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Well over a century after Darwin gave biology its unifying theory of evolution, the earth sciences experienced a similar revolution and the theory of plate tectonics took hold. Plate tectonics posed the idea that the earth's crust is divided into a number of large, thin plates always in motion relative to one another. In The Behavior of the Earth, world-renowned earth scientist Claude Allègre sets forth the exciting events in this contemporary revolution from its first stirrings in the nineteenth-century and Alfred Wegener's original model of continental drift (1912) through the development of its full potential in modern plate-tectonic theory.
Few scientific theories have been so all-encompassing, and none has surpassed plate tectonics in explaining such a wide variety of geological phenomena, from the origins of mountain building to the formation of the ocean floor. As it integrated our knowledge of the earth's surface with the investigation of its interior, plate tectonics fused two previously autonomous strains of scientific inquiry. Continental mobility changed for all time our view of the earth from a static globe to an evolving, living planet, and allowed us to see that changes in the earth's surface are but exterior manifestations of a dynamic interplay of forces within the crust and the mantle. Allègre casts his lucid exposition of this scientific theory within the historical context of its struggle for acceptance. As he introduces us to the huge cast of personalities and researchers who contributed to the theory, he illuminates the complex role that the scientific community plays in the proliferation and acceptance of new ideas. Allègre is as insightful in discussing the human motivation for scientific endeavor as he is skillful in presenting the science that results from this effort. Richly illustrated and including a glossary, this book offers the reader rare access both to the central theory of plate tectonics and to the constellation of problems and possibilities that preoccupy earth scientists today.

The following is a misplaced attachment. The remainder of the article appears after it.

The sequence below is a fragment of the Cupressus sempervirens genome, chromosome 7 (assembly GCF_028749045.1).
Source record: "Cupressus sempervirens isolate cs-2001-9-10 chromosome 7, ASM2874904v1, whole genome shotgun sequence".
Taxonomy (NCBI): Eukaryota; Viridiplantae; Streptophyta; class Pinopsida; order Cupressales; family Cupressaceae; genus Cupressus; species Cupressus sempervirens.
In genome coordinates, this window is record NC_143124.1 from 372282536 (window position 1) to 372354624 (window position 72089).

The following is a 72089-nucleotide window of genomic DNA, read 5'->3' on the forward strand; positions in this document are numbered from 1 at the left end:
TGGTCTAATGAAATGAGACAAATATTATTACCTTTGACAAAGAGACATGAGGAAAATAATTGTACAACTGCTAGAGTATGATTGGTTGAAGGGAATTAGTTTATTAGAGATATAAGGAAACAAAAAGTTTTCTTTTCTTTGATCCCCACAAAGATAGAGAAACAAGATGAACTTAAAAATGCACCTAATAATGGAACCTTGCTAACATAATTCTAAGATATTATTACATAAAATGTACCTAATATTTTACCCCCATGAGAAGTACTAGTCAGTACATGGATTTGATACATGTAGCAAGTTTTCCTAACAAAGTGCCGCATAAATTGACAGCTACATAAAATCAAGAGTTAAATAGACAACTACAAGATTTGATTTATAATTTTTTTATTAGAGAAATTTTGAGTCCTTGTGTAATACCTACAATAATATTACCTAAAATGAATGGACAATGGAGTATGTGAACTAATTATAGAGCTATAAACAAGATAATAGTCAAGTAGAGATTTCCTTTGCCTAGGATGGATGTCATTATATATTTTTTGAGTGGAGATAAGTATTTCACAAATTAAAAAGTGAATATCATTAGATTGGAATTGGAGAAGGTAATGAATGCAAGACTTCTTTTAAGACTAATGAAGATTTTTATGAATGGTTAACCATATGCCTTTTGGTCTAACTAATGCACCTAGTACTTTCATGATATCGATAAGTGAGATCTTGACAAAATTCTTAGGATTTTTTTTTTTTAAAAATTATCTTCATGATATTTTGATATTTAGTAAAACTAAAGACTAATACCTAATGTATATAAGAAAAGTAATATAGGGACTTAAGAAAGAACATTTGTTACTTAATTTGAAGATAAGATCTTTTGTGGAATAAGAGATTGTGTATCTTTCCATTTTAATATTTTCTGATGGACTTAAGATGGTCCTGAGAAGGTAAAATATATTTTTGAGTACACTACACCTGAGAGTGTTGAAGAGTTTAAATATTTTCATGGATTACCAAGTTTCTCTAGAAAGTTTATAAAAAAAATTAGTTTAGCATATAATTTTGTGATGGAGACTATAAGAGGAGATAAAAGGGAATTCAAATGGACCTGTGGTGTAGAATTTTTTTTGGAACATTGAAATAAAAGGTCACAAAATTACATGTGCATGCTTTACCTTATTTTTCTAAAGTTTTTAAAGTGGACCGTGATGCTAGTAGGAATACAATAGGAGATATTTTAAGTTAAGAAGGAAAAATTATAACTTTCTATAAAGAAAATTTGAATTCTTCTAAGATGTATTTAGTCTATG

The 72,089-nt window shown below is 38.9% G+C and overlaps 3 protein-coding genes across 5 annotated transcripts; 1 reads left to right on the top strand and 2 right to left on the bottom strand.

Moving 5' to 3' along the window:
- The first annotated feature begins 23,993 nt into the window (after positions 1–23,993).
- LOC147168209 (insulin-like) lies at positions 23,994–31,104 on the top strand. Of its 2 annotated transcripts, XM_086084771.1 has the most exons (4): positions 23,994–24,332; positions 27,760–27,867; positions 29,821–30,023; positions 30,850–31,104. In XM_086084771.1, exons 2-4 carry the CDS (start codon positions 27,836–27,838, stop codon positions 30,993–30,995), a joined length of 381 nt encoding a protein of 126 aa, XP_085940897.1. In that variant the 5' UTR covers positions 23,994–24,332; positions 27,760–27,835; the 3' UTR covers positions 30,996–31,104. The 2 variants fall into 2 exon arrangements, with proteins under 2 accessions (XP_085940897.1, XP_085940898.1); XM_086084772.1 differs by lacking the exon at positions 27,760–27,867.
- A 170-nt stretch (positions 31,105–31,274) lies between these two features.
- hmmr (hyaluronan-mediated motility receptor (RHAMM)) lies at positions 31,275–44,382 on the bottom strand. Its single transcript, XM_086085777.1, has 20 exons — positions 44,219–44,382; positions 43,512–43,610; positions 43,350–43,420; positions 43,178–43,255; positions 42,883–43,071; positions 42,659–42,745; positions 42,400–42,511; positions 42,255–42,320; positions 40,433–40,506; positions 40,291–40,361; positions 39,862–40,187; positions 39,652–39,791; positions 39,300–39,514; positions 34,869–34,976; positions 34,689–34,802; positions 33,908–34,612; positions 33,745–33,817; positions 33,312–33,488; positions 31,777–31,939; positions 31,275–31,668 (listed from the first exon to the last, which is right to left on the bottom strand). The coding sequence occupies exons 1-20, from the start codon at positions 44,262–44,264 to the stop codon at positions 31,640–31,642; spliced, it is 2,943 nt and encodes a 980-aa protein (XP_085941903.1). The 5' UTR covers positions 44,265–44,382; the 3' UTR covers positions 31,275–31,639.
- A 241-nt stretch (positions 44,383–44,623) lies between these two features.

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Claude Allègre is Professor of Earth Sciences, Universitè de Paris, and a 1986 recipient of the Crafoord Prize awarded by the Royal Swedish Academy of Sciences.Language Notes:
Text: English, French (translation)
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Book Description Harvard University Press, 1988. Hardcover. Condition: New. Never used!. Seller Inventory # P110674064577
Book Description Harvard University Press. Hardcover. Condition: New. 0674064577 New Condition. Seller Inventory # NEW7.1977659